Transcript for Encouraging COVID-19 news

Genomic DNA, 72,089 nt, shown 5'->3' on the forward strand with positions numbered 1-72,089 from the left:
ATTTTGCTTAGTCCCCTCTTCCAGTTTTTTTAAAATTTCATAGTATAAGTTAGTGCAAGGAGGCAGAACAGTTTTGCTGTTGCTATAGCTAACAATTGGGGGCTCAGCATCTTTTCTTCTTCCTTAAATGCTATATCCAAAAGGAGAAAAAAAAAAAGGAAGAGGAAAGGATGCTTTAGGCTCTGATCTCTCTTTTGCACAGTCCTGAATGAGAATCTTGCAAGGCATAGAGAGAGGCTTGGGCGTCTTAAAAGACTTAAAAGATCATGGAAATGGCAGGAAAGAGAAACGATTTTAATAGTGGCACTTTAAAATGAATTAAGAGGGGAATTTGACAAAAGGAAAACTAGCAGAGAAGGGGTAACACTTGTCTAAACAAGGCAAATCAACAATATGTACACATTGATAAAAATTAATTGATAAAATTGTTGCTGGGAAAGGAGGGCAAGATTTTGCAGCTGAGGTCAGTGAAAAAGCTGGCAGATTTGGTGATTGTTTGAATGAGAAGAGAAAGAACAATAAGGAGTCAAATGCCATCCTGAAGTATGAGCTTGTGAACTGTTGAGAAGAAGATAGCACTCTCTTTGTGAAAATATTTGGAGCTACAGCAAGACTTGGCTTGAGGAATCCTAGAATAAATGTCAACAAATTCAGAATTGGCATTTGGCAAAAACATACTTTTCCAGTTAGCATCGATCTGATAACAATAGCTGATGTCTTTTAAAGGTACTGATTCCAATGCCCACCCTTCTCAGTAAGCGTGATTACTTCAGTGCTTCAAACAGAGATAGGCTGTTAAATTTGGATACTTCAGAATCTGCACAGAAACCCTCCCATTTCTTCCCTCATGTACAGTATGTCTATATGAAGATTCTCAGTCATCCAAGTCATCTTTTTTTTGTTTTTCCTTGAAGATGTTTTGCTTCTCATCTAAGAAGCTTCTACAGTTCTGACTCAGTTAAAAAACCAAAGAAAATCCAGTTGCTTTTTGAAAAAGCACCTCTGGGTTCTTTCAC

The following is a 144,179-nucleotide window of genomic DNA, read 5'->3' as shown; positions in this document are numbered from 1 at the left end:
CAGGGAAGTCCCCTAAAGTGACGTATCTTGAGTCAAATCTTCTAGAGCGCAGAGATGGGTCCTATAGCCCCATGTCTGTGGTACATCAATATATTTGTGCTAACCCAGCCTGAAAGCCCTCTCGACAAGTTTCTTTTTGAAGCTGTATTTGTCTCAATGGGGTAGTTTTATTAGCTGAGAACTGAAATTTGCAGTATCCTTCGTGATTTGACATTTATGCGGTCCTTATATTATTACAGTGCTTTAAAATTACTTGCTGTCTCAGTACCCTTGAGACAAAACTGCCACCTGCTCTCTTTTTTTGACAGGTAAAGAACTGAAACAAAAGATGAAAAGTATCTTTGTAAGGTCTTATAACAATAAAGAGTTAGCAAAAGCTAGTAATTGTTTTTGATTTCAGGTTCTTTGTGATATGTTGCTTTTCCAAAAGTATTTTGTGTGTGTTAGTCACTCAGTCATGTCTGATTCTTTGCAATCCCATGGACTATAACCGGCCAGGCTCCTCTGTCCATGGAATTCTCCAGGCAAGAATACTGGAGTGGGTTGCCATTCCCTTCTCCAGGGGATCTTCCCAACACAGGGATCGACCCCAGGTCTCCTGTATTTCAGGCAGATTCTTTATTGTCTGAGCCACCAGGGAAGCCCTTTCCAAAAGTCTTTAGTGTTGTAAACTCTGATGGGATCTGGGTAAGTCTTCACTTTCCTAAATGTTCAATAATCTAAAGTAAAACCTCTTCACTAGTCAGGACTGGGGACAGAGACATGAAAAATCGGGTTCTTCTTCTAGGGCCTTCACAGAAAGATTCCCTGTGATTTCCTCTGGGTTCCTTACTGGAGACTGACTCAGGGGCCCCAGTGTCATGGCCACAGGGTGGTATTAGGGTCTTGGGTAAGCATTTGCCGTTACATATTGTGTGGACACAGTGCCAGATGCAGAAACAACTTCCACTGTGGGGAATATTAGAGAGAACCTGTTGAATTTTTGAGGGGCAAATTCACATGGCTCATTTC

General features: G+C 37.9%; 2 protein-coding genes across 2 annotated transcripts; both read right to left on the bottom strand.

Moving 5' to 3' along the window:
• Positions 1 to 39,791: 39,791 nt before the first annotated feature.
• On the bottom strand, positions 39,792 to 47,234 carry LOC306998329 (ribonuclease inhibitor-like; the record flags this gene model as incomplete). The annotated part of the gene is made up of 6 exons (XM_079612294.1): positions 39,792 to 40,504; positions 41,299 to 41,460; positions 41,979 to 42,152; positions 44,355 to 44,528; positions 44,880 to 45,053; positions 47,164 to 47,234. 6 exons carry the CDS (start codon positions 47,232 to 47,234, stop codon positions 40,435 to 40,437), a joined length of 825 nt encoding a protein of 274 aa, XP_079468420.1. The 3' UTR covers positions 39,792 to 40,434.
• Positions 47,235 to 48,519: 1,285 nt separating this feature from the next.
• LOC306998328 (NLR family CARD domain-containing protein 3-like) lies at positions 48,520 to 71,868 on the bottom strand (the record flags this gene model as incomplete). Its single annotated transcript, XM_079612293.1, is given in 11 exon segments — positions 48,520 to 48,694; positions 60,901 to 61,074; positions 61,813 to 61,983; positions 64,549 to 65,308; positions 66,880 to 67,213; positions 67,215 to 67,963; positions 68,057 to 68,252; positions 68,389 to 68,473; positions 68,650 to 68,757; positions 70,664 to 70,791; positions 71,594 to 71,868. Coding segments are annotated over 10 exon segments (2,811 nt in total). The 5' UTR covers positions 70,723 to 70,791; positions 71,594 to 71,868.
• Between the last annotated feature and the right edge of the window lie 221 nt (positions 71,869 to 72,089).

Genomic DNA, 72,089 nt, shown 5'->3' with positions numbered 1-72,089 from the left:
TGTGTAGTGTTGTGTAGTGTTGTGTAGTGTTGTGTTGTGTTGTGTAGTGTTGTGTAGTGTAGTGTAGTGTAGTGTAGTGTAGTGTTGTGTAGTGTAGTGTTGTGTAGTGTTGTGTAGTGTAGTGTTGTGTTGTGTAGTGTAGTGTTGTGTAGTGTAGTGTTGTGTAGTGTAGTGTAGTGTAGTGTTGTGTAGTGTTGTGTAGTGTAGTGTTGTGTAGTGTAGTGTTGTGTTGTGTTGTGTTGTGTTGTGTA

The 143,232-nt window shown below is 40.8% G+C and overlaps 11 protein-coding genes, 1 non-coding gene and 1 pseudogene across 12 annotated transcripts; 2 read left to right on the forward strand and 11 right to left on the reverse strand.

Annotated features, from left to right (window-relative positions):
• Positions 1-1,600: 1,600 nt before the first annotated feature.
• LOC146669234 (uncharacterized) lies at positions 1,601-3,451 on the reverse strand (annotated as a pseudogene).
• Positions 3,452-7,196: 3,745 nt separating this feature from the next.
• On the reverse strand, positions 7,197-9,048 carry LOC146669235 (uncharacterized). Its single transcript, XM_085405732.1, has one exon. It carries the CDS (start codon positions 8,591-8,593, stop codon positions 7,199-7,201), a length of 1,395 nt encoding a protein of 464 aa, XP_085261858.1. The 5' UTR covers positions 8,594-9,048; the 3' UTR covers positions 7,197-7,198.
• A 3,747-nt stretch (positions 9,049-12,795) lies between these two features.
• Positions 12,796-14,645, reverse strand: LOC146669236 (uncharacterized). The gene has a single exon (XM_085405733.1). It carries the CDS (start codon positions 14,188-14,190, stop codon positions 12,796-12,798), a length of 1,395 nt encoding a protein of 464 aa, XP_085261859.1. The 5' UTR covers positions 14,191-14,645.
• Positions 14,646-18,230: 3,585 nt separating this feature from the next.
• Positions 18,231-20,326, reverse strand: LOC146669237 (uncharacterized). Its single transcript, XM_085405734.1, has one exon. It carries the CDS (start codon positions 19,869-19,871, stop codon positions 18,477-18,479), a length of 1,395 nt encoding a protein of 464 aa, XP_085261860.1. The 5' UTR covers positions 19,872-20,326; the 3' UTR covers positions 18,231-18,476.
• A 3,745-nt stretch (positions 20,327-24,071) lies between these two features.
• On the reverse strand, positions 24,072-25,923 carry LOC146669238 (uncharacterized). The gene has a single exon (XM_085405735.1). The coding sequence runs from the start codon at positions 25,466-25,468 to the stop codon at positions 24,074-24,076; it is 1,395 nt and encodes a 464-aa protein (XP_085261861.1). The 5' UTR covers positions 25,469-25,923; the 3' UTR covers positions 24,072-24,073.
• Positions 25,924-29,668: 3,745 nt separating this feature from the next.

Some of the major developments we're tracking right now -- that new global milestone, more than 20 million confirmed cases of coronavirus, more than a quarter of those right here in this country, 5 million cases in the U.S. At least 1.6 million Americans recover. With me is ABC chief medical correspondent Dr. Jen Ashton. And Dr. Jen, with unfortunately so much of this covid experience moving in the wrong direction, there are some reasons to be optimistic. From clinical trials to states actually reversing their case counts now. Let's hit some of the bright spots on the good news here, Amy, first of all, when you look at the country as a whole, we are trending down, 18%, that's over a 14-day average in terms of new cases. We've heard new news about Russia's vaccine. But here in the U.S. And the rest of the world, the development of vaccine trials is progressing at an unprecedented and historic speed. Which is going well. There are about 3,000 clinical trials for treatments and prevention of covid-19 listed on clinicaltrials.gov. That's occurring worldwide. And clinically, physicians and healthcare professionals are getting much better at treating severe disease. The learning curve is progressing and we have to remember that up to 45% of people infected with covid-19 can show no symptoms at all and approximately 80% have mild disease that doesn't require hospitalization, so some good news that bears repeating. Yeah, and to continue that good news, talk a little about within the United States what states are improving right now. You have to look at every state differently, of course, and we do that, the states that are doing really well according to their test positivity rate -- Connecticut has less than 1%, Illinois, 4.1%. Massachusetts, about 2.5% of those tested coming back positive and New York hovering around 1% test positivity. As a reminder, we need to be at or below 5% to continue reopening. Texas, Mississippi, some sun belt states are still high. Mask and social distancing. And hand hygiene. All three. We turn now to ABC's Kyra
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